Halamuda: Access To Capital Key To Growth
Jerry Halamuda, president of Top 100 Grower Color Spot Nurseries, responds to Editor Delilah Onofrey August column "From Dream To Nightmare, in which she writes that even the most well-respected, visionary companies are vulnerable if they donâ
August 30, 2010
Jerry Halamuda, president of Top 100 Grower Color Spot Nurseries, responds to Editor Delilah Onofrey August column "From Dream To Nightmare, in which she writes that even the most well-respected, visionary companies are vulnerable if they don't have firm financial footing. Check out Delilah's column if you haven't already, and read Jerry's response below:
Delilah: Your editor's column comments in "From Dream to Nightmare" are very important for our industry to understand - and, I am afraid, most do not. You can have a well-run company making money and fall victim to what is happening in the banking business. Changes in macro-economic issues are critical today as we see appraisal standards reductions, line of credit advance rates declining and overall constriction of lending practices. The ability to gain access to capital for everyday business or growth is the key to remaining in business.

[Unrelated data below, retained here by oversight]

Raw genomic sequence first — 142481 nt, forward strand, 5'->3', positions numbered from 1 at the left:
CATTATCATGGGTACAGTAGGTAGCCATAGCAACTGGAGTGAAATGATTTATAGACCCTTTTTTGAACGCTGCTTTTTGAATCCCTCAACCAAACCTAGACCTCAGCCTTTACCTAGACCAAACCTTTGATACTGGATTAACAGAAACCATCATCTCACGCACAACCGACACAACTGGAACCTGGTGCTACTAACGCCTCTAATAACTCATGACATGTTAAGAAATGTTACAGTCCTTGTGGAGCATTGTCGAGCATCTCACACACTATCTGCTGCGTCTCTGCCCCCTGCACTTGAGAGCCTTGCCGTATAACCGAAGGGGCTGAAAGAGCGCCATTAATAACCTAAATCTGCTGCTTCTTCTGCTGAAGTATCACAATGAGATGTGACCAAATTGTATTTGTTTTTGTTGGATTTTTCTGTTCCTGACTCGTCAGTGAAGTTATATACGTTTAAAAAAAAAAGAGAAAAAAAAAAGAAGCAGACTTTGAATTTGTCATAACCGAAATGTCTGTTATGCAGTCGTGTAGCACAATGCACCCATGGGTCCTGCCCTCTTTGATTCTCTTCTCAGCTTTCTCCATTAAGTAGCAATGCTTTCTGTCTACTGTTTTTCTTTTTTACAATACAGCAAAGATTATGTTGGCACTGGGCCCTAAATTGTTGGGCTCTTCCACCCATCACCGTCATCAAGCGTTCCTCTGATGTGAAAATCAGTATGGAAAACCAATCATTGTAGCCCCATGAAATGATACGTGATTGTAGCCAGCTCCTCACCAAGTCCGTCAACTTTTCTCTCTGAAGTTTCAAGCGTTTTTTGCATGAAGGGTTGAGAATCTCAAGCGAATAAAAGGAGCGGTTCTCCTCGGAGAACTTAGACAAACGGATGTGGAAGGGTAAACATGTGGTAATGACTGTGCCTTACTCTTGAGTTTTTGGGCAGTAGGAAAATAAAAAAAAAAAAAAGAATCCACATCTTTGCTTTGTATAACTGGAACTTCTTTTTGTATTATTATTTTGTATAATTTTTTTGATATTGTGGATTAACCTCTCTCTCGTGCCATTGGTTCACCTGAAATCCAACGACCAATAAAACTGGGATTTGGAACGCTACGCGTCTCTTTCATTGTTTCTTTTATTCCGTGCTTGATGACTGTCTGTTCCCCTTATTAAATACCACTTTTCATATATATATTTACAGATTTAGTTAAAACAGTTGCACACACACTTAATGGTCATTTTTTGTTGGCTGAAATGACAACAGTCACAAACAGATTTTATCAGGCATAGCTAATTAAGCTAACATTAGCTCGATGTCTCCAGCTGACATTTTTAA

- Jerry Halamuda, Color Spot Nurseries
Another reader, Katie Mason of Cornell University, has a different take on the column:
After reading your column, "From Dream to Nightmare" in the August Greenhouse Grower, I was disappointed. I do agree with you that it's a shame what Carolina Nurseries is going through and that is a hard position for everyone involved. However, I think this hardship extends to the bank as well and do not agree with your comments about banks receiving bailout money and still not lending money.
Do you know if the bank Carolina Nurseries works with even received money from the federal government? Further, banks that received this money are ones that most likely made bad loan decisions, most likely because they were not focused on repayment. In order to prevent this banking meltdown in the future, it is imperative for banks to focus on making loans that can be repaid, which you construe as having cold feet, when in actuality it is sound lending decisions. None of us know all the details involved, yet I don't think all the blame should be placed on the bank.
- Katie Mason, Cornell University